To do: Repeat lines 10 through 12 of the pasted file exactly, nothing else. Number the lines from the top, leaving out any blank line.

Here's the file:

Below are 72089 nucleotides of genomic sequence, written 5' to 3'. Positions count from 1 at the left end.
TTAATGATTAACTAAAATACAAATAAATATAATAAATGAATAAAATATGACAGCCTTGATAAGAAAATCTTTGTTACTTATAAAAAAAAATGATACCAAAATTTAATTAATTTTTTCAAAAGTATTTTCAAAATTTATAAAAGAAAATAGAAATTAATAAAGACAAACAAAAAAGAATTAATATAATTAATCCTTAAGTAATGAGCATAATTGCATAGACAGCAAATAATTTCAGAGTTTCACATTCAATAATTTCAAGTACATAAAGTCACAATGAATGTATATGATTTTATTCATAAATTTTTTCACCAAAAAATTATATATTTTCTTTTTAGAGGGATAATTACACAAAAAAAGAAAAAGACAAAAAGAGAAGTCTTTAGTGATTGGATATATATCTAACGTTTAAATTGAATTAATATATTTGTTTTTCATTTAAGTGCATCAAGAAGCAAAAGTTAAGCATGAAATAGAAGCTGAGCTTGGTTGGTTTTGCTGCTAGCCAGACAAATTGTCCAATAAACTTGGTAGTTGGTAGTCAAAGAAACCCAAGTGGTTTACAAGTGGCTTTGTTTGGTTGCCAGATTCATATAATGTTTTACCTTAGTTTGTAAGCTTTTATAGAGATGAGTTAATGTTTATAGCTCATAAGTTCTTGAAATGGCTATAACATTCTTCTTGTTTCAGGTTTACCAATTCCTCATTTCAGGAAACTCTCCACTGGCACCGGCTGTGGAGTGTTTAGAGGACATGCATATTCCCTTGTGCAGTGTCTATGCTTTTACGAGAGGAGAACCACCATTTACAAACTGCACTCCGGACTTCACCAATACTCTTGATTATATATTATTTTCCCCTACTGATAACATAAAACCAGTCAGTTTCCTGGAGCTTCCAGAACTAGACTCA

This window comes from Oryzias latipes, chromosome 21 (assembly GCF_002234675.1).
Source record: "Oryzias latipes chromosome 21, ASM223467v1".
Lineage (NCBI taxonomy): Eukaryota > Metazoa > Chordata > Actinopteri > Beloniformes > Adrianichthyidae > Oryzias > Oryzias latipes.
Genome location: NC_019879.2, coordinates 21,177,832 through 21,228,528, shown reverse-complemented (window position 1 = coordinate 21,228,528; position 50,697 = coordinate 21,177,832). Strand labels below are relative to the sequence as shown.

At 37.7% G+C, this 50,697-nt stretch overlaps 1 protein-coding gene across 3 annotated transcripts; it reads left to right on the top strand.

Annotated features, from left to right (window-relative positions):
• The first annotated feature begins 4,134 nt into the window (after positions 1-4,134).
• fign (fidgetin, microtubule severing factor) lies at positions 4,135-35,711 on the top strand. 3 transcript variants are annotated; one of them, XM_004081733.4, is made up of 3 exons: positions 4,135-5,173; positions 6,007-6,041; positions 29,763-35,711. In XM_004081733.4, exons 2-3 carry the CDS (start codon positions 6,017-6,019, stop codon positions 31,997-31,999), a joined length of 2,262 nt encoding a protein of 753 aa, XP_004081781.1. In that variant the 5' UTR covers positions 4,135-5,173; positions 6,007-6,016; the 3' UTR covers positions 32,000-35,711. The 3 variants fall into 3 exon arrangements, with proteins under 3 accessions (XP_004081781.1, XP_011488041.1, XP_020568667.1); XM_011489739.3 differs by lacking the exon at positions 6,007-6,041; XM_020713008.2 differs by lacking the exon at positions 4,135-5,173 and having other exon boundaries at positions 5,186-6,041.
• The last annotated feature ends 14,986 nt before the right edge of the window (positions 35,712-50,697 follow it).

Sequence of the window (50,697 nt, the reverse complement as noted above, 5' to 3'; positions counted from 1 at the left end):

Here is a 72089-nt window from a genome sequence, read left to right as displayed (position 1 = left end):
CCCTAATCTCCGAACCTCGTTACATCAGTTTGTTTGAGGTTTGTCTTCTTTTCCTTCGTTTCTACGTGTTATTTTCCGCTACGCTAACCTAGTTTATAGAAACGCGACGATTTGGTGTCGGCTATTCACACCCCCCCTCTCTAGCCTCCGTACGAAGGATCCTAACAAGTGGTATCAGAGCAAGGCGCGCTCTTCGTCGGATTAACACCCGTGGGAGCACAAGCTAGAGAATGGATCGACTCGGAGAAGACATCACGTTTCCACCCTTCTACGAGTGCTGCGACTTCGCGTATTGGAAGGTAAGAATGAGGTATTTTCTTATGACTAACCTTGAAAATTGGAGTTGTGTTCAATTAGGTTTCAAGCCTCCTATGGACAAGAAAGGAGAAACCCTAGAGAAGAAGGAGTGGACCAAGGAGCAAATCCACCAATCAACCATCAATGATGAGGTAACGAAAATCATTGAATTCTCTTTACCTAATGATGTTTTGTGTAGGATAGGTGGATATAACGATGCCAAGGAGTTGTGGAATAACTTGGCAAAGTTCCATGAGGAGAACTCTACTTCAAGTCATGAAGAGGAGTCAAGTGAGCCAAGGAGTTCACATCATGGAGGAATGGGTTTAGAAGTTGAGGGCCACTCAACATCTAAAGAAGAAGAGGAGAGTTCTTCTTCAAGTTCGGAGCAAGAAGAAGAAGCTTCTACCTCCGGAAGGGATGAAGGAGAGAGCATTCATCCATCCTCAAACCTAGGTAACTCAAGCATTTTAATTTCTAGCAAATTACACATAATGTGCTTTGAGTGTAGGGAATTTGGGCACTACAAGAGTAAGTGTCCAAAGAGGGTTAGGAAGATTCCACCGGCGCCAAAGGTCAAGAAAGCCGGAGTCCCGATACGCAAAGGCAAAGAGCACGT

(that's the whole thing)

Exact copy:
• fign (fidgetin, microtubule severing factor) lies at positions 4,135-35,711 on the top strand. 3 transcript variants are annotated; one of them, XM_004081733.4, is made up of 3 exons: positions 4,135-5,173; positions 6,007-6,041; positions 29,763-35,711. In XM_004081733.4, exons 2-3 carry the CDS (start codon positions 6,017-6,019, stop codon positions 31,997-31,999), a joined length of 2,262 nt encoding a protein of 753 aa, XP_004081781.1. In that variant the 5' UTR covers positions 4,135-5,173; positions 6,007-6,016; the 3' UTR covers positions 32,000-35,711. The 3 variants fall into 3 exon arrangements, with proteins under 3 accessions (XP_004081781.1, XP_011488041.1, XP_020568667.1); XM_011489739.3 differs by lacking the exon at positions 6,007-6,041; XM_020713008.2 differs by lacking the exon at positions 4,135-5,173 and having other exon boundaries at positions 5,186-6,041.
• The last annotated feature ends 14,986 nt before the right edge of the window (positions 35,712-50,697 follow it).

Sequence of the window (50,697 nt, the reverse complement as noted above, 5' to 3'; positions counted from 1 at the left end):